This is a HAES Relapse
Trigger warning: Discussion of feeling the urge to diet and other disordered eating behaviors.
As some of you might know, Spring Break just ended. As a college student taking care of my little brother, we went to spend time in Arizona with our family. Oh, we all had such a blast! However, I had a relapse almost immediately arriving.
See, we went to Prescott Valley, a town that is 4,317 ft above where I currently live. I had trouble breathing from the altitude and couldn’t do the things I usually could at home. I freaked; I posted to my Facebook “Being in Prescott Valley makes me feel like a super unfit person [though I wanted to say super unfit fat a$$]. Simple things like walking and climbing stairs gets me huffing and puffing.” This kind of flavored my whole experience. My mother, brother, and I went walking through downtown and I could barely keep up. Later, when I wanted to exercise, it was nixed because I wasn’t acclimated and would get sick. It was incredibly frustrating, and I took it out on myself. I started thinking about how I could get my childhood diagnosis for ADD and have Vyvanse prescribed because my brother has them and lost quite a bit of weight on them and that I could buy some diet pills in the meantime and really push hard and fast at the gym and maybe eat a little less and and and…
Luckily, I noticed what was happening (and so did my mother, who is also kinda Health at Every Size®) and forced myself from slipping far into my disordered eating issues, which was/is my go-to method to make myself feel better. The real kick in the teeth was a two-fer later that week: my family went to the Grand Canyon and I noticed that I stuck out like a red barn in a green pasture. I was dismayed that I was the biggest person in the group by a lot.
The next day, while we were staying at the Stratosphere in Las Vegas, I took my brother to the mini-amusement park at the top of the hotel (we had a coupon!) and when I attempted to get on any of the rides, I wouldn’t fit. Crushed, I half-heartedly told myself it wasn’t me, it was the rides that weren’t made for people like me, but I stood over the rails of the tower very depressed. Then the ride manager came by and refunded my money.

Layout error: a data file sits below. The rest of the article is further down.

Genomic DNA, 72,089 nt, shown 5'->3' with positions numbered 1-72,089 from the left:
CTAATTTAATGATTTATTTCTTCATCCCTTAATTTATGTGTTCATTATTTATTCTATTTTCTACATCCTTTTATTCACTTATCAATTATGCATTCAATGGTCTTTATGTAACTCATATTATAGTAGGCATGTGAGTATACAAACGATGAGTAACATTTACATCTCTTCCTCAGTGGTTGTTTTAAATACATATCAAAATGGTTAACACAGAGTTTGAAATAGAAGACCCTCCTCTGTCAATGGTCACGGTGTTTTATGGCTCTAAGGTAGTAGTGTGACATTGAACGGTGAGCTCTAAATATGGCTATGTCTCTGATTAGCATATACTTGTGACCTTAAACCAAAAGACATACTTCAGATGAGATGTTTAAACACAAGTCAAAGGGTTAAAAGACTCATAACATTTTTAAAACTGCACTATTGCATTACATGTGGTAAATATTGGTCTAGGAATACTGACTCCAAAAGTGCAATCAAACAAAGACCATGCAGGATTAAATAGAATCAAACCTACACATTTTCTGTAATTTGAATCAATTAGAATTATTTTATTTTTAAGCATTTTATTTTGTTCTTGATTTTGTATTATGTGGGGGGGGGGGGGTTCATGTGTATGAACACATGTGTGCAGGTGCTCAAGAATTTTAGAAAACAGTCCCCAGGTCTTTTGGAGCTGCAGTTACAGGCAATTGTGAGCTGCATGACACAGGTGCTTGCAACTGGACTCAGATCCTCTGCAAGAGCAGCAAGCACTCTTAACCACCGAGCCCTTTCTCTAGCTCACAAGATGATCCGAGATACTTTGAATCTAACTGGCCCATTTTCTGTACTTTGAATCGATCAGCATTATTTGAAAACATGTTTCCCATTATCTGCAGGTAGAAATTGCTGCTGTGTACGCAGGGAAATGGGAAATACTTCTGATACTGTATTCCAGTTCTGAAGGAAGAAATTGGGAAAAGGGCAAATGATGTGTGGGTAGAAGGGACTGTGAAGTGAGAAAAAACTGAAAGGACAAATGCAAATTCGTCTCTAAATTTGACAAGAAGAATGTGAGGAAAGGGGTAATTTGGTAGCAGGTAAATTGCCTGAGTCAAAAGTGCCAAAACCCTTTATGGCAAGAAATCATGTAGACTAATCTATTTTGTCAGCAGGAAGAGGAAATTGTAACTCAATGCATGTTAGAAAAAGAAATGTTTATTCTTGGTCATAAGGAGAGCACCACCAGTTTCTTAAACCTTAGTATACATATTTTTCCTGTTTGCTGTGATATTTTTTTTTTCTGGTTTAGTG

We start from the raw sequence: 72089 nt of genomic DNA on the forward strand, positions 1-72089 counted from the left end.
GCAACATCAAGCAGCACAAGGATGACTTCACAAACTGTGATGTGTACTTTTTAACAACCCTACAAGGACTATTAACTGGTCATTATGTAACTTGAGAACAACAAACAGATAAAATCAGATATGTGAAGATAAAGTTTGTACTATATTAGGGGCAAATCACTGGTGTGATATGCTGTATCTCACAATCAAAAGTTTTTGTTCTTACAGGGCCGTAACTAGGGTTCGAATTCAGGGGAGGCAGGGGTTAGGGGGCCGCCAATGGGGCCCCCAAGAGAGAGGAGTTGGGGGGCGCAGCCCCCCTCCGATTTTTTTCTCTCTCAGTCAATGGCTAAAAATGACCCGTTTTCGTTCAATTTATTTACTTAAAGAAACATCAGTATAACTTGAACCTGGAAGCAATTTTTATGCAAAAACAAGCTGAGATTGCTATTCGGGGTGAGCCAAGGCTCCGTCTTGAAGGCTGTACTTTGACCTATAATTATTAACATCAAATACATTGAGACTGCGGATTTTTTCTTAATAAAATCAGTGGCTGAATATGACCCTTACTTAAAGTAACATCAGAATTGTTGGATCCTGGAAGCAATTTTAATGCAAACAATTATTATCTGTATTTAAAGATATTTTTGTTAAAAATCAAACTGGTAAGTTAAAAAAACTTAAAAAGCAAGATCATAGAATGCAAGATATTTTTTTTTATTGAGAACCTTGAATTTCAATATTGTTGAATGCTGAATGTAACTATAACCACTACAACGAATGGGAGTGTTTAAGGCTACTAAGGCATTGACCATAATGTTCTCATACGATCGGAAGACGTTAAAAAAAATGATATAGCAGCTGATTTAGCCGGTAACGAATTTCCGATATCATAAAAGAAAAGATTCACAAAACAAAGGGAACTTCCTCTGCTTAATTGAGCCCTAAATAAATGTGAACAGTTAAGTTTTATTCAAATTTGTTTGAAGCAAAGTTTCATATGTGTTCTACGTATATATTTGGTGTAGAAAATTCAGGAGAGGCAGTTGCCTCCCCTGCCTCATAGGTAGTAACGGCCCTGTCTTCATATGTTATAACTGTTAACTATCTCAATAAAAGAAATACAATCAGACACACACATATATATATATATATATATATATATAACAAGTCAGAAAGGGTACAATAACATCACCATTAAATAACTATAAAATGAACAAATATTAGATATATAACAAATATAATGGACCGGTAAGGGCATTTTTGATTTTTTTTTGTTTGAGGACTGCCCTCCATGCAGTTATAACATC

So I sit here today and I tell myself that it isn’t me, that I don’t need to lose weight, that I am perfectly okay and the doctor’s charts back that up. I tell myself that I managed to walk a fair distance around the lake up there a mile high and climb a very steep embankment. I tell myself that it is a great accomplishment to have climbed bare-handed in the Grand Canyon and survived a short fall down. I tell myself that I couldn’t breathe because of the lack of oxygen that far up in the mountains, not because of my weight or fitness level. I tell myself it isn’t really my body’s fault that it has to adjust; that I can’t expect it to be in top shape in a place I have never been before; that I should love my body for not shutting down completely; and that it fixed itself fairly quickly and it deserves respect for that. I sit here and relax and tell myself it really is okay, that I really am fine, that I can calm down. It really is okay, I promise myself — truly, honestly. It’s alright, I am fine. Just breathe, just breathe, juuust breeeathe…